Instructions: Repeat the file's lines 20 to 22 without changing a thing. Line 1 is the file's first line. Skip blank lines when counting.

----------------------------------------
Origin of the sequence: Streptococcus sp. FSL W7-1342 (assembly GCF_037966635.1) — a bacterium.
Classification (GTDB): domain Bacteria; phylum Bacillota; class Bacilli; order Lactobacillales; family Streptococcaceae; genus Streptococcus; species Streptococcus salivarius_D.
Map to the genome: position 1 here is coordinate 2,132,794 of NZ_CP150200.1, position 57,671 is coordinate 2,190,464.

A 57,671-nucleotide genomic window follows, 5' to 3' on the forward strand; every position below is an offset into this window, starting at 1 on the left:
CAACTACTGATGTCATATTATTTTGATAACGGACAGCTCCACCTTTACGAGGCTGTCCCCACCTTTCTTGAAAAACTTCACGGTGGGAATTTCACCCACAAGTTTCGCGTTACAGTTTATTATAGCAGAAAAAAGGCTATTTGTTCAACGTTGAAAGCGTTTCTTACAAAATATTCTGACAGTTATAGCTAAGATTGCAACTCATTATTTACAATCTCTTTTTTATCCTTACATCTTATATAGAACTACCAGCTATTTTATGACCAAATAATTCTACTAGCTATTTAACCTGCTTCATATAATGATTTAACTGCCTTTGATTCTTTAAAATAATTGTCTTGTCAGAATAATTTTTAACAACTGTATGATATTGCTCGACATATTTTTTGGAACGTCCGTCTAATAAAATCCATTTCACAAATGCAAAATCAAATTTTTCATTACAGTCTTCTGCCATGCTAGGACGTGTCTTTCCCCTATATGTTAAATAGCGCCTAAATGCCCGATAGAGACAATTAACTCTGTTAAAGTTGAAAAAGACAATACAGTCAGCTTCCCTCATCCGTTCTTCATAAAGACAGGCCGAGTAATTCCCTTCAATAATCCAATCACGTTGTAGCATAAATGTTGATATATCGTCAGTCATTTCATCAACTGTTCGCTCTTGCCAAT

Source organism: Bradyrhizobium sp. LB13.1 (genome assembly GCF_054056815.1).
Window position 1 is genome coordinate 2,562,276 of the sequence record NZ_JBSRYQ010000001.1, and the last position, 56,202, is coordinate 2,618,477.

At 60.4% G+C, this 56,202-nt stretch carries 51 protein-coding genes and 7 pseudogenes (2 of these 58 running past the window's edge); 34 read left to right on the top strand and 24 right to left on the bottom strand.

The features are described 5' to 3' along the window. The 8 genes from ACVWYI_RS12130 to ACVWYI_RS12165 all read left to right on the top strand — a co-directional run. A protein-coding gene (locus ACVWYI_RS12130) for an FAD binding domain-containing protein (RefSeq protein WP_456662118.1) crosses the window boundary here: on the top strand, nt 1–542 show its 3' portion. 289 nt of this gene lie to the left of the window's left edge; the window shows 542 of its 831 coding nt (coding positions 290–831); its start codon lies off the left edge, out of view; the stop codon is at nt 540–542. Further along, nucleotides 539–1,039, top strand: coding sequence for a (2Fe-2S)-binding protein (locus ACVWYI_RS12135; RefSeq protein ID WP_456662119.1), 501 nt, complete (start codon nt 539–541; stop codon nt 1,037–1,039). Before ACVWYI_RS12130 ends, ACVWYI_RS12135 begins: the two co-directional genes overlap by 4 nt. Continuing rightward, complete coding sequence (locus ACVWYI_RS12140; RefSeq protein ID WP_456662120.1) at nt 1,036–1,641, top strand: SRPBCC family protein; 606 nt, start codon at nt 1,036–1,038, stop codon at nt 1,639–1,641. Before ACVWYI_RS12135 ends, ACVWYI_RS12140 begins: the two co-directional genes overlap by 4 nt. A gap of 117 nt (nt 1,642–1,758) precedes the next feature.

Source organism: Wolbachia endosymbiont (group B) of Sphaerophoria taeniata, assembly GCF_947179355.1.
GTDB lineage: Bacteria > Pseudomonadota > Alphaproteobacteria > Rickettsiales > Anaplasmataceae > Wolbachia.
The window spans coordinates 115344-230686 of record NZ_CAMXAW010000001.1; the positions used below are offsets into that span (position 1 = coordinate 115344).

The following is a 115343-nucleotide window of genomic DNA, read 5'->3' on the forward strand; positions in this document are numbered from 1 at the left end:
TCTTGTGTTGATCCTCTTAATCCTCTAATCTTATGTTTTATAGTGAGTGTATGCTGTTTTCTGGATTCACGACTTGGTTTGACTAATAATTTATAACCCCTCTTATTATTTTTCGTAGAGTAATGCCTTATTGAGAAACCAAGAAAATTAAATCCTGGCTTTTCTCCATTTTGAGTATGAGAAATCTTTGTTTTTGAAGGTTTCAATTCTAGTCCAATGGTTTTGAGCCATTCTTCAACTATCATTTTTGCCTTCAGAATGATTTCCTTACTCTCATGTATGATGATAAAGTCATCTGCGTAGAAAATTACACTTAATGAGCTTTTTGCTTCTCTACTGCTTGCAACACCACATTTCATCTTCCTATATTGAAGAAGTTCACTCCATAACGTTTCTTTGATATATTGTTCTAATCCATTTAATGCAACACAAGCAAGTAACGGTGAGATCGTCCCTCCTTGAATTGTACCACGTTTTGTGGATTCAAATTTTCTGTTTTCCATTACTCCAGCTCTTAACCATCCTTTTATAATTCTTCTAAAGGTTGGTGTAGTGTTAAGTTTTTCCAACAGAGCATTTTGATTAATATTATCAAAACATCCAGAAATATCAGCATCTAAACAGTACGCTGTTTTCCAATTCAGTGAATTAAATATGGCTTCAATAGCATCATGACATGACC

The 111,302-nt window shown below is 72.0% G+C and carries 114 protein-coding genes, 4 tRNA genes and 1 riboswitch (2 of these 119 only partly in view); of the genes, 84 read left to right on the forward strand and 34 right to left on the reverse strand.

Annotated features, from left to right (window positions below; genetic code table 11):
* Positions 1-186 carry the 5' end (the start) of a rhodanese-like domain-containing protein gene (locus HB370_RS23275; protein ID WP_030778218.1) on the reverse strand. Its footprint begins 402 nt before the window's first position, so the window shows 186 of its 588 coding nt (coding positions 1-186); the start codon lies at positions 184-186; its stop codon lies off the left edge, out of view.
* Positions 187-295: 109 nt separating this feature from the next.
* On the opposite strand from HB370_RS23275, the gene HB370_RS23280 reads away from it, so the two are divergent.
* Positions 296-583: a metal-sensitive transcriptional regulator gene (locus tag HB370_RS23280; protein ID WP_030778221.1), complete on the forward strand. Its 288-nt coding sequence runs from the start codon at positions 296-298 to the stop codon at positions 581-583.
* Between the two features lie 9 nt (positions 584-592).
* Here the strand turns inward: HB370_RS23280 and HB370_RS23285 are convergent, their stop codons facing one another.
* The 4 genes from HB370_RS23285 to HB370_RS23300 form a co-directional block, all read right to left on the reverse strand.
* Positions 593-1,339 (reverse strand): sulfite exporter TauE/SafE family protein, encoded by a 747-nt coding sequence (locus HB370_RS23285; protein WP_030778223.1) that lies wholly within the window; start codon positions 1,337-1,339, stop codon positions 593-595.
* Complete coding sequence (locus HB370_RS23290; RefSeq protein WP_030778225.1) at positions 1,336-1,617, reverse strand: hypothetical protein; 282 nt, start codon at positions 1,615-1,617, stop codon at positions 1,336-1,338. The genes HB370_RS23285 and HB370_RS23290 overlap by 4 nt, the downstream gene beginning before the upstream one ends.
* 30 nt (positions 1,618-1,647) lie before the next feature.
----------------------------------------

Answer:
* Positions 296-583: a metal-sensitive transcriptional regulator gene (locus tag HB370_RS23280; protein ID WP_030778221.1), complete on the forward strand. Its 288-nt coding sequence runs from the start codon at positions 296-298 to the stop codon at positions 581-583.
* Between the two features lie 9 nt (positions 584-592).
* Here the strand turns inward: HB370_RS23280 and HB370_RS23285 are convergent, their stop codons facing one another.